Lukashenka calls for "realistic" plan to boost electricity consumption

Alyaksandr Lukashenka directed on Friday that the cabinet devise a "realistic" plan to increase electricity consumption in Belarus amid concerns that the country may generate too much electricity when the Belarusian Nuclear Power Plant is put into operation.

Speaking at a government conference in Minsk, Mr. Lukashenka ordered the cabinet to propose ways to expand electricity use in the industrial, agricultural, information technologies, transport and utilities sectors, as well as boost electricity use by households, said the presidential press office.

Mr. Lukashenka said that electricity consumption was at an "extremely low level" and warned that the electricity to be generated by the nuclear power plant should "find demand." "This is the main issue in reforming or improving this sector," he said.

He added that per capita electricity consumption in Belarus was only a half or even a third of consumption levels in developed countries.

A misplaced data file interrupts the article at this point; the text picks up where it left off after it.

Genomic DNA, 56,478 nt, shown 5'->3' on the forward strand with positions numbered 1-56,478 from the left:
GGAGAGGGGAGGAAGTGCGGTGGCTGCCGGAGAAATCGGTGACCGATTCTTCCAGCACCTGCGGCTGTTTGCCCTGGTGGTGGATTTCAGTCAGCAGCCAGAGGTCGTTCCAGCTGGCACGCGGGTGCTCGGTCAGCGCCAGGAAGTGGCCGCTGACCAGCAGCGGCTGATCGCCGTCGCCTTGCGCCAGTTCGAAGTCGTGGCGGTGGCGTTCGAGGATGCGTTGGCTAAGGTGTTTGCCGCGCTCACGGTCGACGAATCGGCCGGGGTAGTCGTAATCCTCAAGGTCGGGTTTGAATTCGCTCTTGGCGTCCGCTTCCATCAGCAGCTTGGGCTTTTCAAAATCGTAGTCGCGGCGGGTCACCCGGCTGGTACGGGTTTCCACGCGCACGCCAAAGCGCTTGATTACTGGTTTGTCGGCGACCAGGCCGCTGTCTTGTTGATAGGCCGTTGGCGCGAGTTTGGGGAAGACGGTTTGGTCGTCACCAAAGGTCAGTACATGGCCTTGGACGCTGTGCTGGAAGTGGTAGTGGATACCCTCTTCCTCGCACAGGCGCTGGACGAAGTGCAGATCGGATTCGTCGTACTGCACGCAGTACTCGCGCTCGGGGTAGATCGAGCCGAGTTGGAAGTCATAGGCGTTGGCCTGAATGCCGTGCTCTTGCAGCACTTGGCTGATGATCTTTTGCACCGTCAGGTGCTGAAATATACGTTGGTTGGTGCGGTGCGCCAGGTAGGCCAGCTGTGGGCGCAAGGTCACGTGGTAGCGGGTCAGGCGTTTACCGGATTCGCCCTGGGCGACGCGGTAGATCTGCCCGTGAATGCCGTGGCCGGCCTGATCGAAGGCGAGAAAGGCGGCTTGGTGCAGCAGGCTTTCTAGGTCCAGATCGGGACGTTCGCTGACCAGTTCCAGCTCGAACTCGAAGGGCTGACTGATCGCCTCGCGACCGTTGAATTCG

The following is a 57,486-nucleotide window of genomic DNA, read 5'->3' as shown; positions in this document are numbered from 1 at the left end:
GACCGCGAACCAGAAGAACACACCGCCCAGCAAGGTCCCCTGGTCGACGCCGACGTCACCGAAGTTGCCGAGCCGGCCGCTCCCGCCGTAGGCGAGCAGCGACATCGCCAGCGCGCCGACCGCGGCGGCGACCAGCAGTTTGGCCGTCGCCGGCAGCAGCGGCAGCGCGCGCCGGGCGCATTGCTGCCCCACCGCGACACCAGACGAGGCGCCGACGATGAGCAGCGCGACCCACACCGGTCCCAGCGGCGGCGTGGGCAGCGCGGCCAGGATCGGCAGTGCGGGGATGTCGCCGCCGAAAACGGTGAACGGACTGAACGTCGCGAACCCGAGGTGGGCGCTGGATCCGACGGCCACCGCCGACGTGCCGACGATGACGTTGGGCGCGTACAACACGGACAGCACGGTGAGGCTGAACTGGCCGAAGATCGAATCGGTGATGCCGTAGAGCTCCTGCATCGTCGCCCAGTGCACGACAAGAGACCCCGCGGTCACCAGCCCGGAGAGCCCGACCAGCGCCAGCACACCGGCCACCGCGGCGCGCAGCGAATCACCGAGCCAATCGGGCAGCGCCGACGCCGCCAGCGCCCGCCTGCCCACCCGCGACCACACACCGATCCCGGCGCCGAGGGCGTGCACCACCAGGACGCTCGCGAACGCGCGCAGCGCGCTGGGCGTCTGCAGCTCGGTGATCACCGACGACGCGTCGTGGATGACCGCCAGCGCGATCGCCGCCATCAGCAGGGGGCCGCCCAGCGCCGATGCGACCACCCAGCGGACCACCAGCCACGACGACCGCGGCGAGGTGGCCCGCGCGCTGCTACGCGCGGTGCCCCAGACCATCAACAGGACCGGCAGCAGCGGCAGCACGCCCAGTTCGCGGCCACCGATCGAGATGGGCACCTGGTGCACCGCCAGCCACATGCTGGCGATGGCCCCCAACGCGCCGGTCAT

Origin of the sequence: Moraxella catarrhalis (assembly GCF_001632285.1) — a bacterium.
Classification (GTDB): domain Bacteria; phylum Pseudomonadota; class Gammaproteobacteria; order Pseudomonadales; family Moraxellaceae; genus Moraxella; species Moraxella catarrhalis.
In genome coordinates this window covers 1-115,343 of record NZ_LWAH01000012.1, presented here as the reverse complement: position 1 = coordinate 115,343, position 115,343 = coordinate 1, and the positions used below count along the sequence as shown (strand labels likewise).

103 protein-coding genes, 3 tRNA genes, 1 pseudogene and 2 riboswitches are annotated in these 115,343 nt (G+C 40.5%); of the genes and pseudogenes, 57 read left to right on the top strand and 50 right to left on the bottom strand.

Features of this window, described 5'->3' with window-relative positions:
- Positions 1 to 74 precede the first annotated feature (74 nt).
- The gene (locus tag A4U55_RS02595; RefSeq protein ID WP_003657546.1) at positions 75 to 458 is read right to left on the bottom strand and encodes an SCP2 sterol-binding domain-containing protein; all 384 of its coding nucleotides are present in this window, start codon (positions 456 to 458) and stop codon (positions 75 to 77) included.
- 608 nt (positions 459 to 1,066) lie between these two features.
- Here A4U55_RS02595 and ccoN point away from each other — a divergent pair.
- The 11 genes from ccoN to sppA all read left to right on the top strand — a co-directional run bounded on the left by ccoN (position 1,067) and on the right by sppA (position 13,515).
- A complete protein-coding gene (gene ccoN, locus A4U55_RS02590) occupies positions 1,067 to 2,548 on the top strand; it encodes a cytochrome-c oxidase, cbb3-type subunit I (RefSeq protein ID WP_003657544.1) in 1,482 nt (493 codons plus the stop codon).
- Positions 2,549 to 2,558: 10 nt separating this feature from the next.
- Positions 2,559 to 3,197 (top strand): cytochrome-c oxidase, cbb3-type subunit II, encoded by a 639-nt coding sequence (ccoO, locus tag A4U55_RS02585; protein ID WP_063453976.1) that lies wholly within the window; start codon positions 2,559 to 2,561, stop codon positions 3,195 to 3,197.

Mr. Lukashenka noted that more than $1 billion had been spent on modernizing Belarus' power engineering sector in the past five years. As a result, Belarus uses one of the lowest amounts of fuel for generating one kilowatt-hour of electricity in the Commonwealth of Independent States, he said. "Imported fuel consumption has dropped by the equivalent of three billion cubic meters of natural gas, or by some $600 million, a year."Noting that domestic electricity output had increased by 2.1 billion kilowatt-hours in the period, Mr. Lukashenka said that Belarus was set to import no electric power this year for the first time in its history.

"There is a need to determine what should be undertaken not only for correcting existing flaws but also for raising the efficiency of the entire power engineering sector," he said.

He raised objections to any "experiments" and said that the government study foreign practices, "above all those of our neighbors."